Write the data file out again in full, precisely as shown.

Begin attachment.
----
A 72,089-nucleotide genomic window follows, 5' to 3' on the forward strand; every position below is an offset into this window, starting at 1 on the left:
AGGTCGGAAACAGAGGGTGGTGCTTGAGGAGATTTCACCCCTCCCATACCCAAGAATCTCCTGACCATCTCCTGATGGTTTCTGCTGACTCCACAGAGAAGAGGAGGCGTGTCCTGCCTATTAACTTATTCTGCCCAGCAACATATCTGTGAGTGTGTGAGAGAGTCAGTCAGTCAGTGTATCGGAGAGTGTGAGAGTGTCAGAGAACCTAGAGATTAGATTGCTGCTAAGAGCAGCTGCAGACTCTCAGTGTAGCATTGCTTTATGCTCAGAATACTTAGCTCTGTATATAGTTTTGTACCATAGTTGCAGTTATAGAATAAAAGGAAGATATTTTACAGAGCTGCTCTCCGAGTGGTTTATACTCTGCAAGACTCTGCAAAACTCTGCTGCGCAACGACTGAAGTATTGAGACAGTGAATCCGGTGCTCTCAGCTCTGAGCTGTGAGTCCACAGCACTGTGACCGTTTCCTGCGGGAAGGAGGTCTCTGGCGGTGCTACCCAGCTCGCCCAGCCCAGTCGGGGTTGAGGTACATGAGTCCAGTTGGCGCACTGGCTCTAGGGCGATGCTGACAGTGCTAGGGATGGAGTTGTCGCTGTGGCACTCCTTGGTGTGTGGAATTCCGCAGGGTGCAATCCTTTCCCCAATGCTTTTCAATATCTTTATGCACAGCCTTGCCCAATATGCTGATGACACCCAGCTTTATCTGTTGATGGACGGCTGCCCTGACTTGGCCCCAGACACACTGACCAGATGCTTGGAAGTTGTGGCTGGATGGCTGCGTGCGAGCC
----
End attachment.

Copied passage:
A 72,089-nucleotide genomic window follows, 5' to 3' on the forward strand; every position below is an offset into this window, starting at 1 on the left:
AGGTCGGAAACAGAGGGTGGTGCTTGAGGAGATTTCACCCCTCCCATACCCAAGAATCTCCTGACCATCTCCTGATGGTTTCTGCTGACTCCACAGAGAAGAGGAGGCGTGTCCTGCCTATTAACTTATTCTGCCCAGCAACATATCTGTGAGTGTGTGAGAGAGTCAGTCAGTCAGTGTATCGGAGAGTGTGAGAGTGTCAGAGAACCTAGAGATTAGATTGCTGCTAAGAGCAGCTGCAGACTCTCAGTGTAGCATTGCTTTATGCTCAGAATACTTAGCTCTGTATATAGTTTTGTACCATAGTTGCAGTTATAGAATAAAAGGAAGATATTTTACAGAGCTGCTCTCCGAGTGGTTTATACTCTGCAAGACTCTGCAAAACTCTGCTGCGCAACGACTGAAGTATTGAGACAGTGAATCCGGTGCTCTCAGCTCTGAGCTGTGAGTCCACAGCACTGTGACCGTTTCCTGCGGGAAGGAGGTCTCTGGCGGTGCTACCCAGCTCGCCCAGCCCAGTCGGGGTTGAGGTACATGAGTCCAGTTGGCGCACTGGCTCTAGGGCGATGCTGACAGTGCTAGGGATGGAGTTGTCGCTGTGGCACTCCTTGGTGTGTGGAATTCCGCAGGGTGCAATCCTTTCCCCAATGCTTTTCAATATCTTTATGCACAGCCTTGCCCAATATGCTGATGACACCCAGCTTTATCTGTTGATGGACGGCTGCCCTGACTTGGCCCCAGACACACTGACCAGATGCTTGGAAGTTGTGGCTGGATGGCTGCGTGCGAGCC